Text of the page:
‘Flight’s canceled’: LSU defensive backs, Eric Monroe shut down Auburn with pass-heavy Ole Miss ahead

October 17, 2017 GMT

DJ Chark knows about cancelled flights.

Flights — as in pass attempts and potential completions.

Cancelled — as in incompletions and pass-breakups.

Chark has heard LSU’s secondary preach its slogan for years during practice, sometimes when defensive backs got the better of him in drills at the Charles McClendon practice fields.

“We go against them every day,” the LSU receiver said. “Like they say, ‘Flight’s cancelled.’”

LSU defensive backs backed up their motto Saturday like they haven’t done in years. They were critical pieces of the 20-point comeback win over then-No. 10 Auburn, swatting away passes in suffocating press coverage over the crucial final drives.

Auburn and quarterback Jarrett Stidham completed 34 percent of their passes — nearly 40 percent below their pregame average (71) and the lowest in a league game against an LSU team in six years.

The last Southeastern Conference team to complete less than one-third of its passes against the Tigers was Tennessee in 2011.

“All flights cancelled due to DBU,” cornerback Kevin Toliver tweeted Sunday afternoon, referencing this program’s longtime moniker of Defensive Back University.

“DBU=bad weather,” fellow cornerback Donte Jackson chimed in on social media.

Jackson and Toliver led the charge.

Neither player allowed a completion Saturday — 0 for 8 — and they combined for six pass breakups. Jackson swatted away three straight attempts on Auburn’s final drive, and he ended the previous drive with a fourth-down pass breakup.

In all, Auburn target Jackson five times. That’s as many targets he received in the first four games combined — a stat that led the junior to joke last month that he was bored. On Saturday, he was not bored.

“I had fun,” he said afterward.

In all Saturday, Auburn targeted LSU defensive backs 21 times in downfield man coverage, completing four of those.

“Their swagger came out,” Chark said Monday in describing the DB showing. “Donte made some big plays. Kevin made some big plays. Grant was flying across the field. That’s the DBs we go against every day. It doesn’t surprise you when it happens. What really surprises you is when it doesn’t happen.”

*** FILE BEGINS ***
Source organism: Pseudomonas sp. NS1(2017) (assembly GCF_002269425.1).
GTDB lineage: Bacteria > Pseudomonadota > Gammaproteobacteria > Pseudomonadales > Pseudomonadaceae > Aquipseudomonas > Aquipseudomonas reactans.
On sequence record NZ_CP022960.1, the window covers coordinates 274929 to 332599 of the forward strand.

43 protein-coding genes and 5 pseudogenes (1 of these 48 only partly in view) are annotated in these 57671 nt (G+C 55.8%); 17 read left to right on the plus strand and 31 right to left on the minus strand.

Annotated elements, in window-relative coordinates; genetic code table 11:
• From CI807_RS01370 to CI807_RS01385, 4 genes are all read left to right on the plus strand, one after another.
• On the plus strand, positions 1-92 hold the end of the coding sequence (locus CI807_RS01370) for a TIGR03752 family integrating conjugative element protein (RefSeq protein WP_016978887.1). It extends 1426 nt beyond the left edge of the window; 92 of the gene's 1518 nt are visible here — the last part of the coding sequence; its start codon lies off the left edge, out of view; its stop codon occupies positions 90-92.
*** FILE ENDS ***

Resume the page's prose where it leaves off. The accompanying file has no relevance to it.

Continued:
And now the page turns to a much more formidable passing attack: Ole Miss and quarterback Shea Patterson.

The Rebels (3-3, 1-2 SEC) and 24th-ranked Tigers (5-2, 2-1) meet at 6:15 p.m. Saturday in Oxford, Mississippi.

Expect plenty of flights, as the LSU defensive backs might say.

Ole Miss attempts 39.5 passes a game, 18th-most nationally, and Patterson is third nationally at 357 yards an outing. The former 5-star prospect slings it with the best of them. Courted by LSU in recruiting, Patterson signed with Ole Miss as the No. 1-ranked pro-style passer in the 2016 recruiting class.

Orgeron called the sophomore Monday “one of the best” in the nation with a “tremendous release,” and he praised the Ole Miss receivers as the “best” group LSU’s seen — from longball threat A.J. Brown (19.4-yard average and 6 TDs) to possession receiver Van Jefferson (28 catches for 9.8 a pop).

Enter those LSU defensive backs.

Even one of the younger members of their group is aware of how much the Rebels pass the ball.

“A lot,” safety Eric Monroe said. “A lot. We love spread teams. That’s why you come to DBU, things like this.”

Monroe’s role Saturday made the secondary’s outing that much more impressive. The DBs did it with two freshmen at safety: true freshman Grant Delpit and Monroe, a redshirt freshman.

Monroe made his first career start, replacing a redshirt junior in John Battle, who was sidelined with injury. LSU lost rotational senior safety Ed Paris for the season last month with a knee injury.

Monroe made his share of mistakes, Orgeron said, but settled in. The numbers don’t lie. In help or man coverage, receivers did not have a catch in three passes against him, and he made two pass breakups.

“It felt great, man,” Monroe said Monday. “I give all the credit to my team and coaches. I had to step up and play a role. I did that.”

There were nerves, yes, Monroe admits. The Houston native shook them off, leaning on knowledge he acquired during his off year last season as a redshirt. He learned from coaches of his redshirt before last year’s season opener against Wisconsin.

He spent the year on the scout team, battling Chark nearly every day in practice. Who got the better of one another?

“I get the best of everybody,” Chark smiled.

Chark joked with Toliver after Saturday’s game that the “flight’s always good in the backyard.”

Said Chark: “My flight is always on track.”